Treating Sunburn

Two sunflowers, a bottle of lotion, and sunglasses lay on a green background.

Even if you take precautions against getting a sunburn, it can still happen. Too much fun in the sun can lead to forgetting to reapply or sometimes you miss a spot when applying your lotion. Most of us have experienced the stinging, crimson heat of a sunburn. Here are some tips to find sweet relief for that angry burn.

Professor Whitaker recommends ibuprofen to reduce pain and inflammation (read the bottle for safety concerns before using) and take frequent cold showers followed by an application of cream or lotion. She personally mixes her own sunburn balm using fresh aloe, coconut oil, and high-grade lavender essential oil.

Whether you create your own or purchase one from a store, invest in a sunburn cream to sooth your skin. Aloe Vera-based products are a common treatment, particularly for mild to moderate sunburns. Products with shea butter can provide additional moisture and hydration for parched skin. To decrease inflammation, look for products that contain hydrocortisone. If you have sensitive skin, avoid products that contain added alcohol, color, or fragrances.

For severe sunburns, avoid additional sun exposure as much as possible to let it heal. And find a good lotion to treat any blistering skin. Also, be sure to drink plenty of water to rehydrate.

Treating Heat Stroke

A thermometer showing 100 degree Fahrenheit and 40 degree Celsius is propped up in the sand at a beach.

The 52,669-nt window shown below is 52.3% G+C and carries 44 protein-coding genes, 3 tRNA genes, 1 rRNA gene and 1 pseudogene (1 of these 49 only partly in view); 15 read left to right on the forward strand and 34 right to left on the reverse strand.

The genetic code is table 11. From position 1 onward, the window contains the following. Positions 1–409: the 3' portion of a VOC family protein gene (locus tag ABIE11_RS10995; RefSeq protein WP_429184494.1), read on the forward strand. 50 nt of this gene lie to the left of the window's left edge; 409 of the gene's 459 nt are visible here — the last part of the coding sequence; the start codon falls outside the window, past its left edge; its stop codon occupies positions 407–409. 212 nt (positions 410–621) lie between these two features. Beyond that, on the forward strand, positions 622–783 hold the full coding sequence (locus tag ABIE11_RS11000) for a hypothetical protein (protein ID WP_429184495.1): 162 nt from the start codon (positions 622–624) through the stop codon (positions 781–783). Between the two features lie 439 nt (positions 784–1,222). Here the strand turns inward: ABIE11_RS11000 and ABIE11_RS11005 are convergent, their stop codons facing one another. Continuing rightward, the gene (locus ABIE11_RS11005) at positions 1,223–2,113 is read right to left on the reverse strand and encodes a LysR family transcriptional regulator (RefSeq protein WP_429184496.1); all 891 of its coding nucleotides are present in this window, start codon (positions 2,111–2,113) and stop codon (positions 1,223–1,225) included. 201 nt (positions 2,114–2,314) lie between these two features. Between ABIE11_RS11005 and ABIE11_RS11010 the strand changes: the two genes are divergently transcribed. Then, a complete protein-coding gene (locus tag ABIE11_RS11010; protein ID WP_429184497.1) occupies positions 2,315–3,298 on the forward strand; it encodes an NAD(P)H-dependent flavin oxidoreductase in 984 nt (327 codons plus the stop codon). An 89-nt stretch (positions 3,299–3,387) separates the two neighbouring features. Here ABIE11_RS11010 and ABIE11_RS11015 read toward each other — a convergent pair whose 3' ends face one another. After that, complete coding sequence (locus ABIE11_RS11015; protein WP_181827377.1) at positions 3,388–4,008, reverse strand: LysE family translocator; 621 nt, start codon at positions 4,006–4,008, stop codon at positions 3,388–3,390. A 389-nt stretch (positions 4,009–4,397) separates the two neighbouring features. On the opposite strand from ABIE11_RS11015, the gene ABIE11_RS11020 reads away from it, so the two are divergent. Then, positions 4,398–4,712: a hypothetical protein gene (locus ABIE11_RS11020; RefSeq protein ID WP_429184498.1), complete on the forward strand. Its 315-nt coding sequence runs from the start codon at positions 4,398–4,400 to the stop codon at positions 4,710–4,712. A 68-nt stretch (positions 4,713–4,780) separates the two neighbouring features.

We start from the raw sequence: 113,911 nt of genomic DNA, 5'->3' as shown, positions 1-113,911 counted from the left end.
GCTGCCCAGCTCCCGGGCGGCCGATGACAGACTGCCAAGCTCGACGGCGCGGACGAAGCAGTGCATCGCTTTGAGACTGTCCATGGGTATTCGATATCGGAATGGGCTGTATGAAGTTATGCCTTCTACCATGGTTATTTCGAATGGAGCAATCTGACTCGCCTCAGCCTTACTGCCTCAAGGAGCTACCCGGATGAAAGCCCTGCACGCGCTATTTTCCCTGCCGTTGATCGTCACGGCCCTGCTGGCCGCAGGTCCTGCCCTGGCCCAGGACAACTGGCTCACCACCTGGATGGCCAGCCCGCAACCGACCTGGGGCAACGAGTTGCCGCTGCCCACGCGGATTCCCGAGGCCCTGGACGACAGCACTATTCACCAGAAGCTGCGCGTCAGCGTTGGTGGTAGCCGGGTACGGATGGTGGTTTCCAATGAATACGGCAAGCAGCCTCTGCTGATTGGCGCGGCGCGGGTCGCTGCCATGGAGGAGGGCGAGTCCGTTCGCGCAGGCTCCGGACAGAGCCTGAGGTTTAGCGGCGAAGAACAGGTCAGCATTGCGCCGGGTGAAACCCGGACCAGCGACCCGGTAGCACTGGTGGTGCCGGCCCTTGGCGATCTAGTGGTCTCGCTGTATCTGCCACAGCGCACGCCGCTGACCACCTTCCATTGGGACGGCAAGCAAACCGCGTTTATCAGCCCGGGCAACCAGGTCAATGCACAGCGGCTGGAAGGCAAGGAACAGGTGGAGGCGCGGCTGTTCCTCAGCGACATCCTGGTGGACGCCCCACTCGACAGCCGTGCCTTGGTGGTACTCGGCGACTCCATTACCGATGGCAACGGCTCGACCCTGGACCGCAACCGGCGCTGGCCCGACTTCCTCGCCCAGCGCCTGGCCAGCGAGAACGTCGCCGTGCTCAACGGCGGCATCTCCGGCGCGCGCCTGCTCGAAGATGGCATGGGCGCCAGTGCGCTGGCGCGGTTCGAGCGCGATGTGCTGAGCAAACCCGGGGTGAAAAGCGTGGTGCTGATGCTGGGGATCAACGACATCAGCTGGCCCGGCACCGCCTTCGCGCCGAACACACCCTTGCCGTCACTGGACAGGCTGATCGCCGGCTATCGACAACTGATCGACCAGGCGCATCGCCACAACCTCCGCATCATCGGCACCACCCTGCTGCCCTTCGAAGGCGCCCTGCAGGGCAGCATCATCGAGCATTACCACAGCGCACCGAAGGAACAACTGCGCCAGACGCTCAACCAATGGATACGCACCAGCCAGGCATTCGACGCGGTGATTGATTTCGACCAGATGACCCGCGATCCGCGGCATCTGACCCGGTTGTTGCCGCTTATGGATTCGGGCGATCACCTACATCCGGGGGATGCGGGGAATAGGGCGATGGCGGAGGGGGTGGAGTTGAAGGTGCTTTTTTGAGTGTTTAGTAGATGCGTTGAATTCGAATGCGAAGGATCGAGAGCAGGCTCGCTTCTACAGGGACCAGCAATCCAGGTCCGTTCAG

It’s crucial to avoid becoming overheated to the point of passing out. Heat stroke occurs when the body’s internal cooling system is overcome by heating. This results in a high core body temperature, usually above 104℉, and can lead to serious medical complications, including organ damage, seizures, coma, and even death.

Know the early warning signs of a heat stroke and pay attention to any unusual feelings when you’re outside for a long period of time to avoid a serious problem. Common signs and symptoms of heat stroke are dizziness, nausea, fast, strong pulse, confusion, and/or a headache along with red, hot, and dry or damp skin, muscle weakness, and lack of sweating even though you’re hot.

People with heat stroke may also experience cramping, vomiting, increased heart rate and fast breathing. Whitaker warns, “This can be a medical emergency! So, seek medical attention!” Her early treatment advice is to, “Avoid excessive heat, submersing in cold water, [using] evaporative cooling tech like a cool mist fan, [and putting] ice to [the] groin, neck, armpits, and back.”

You can also give the person cool water if they are alert and not vomiting but avoid anything sugary or caffeinated. Also, resist the instinct to give them ice cold drinks as this can cause stomach cramps.

To prevent heat stroke, pay attention to the weather and avoid being out in direct sunlight too long when the temperatures are especially high. Drink plenty of fluids and wear clothes that allow evaporative cooling. Cotton, linen, and rayon are some of the best fabrics for hot weather. Choosing materials that are labeled “moisture-wicking” or quick-drying will help reduce sweat and aid your body’s natural cooling system.

The underside of a dock over the water with the legs of various people hanging over the side.

Don’t get beat by the heat this summer! Follow these tips to spend the season safely enjoying Florida’s beautiful sunshine and soaking up those positive sunny vibes. Thanks, Professor Whitaker, for sharing your expertise with us!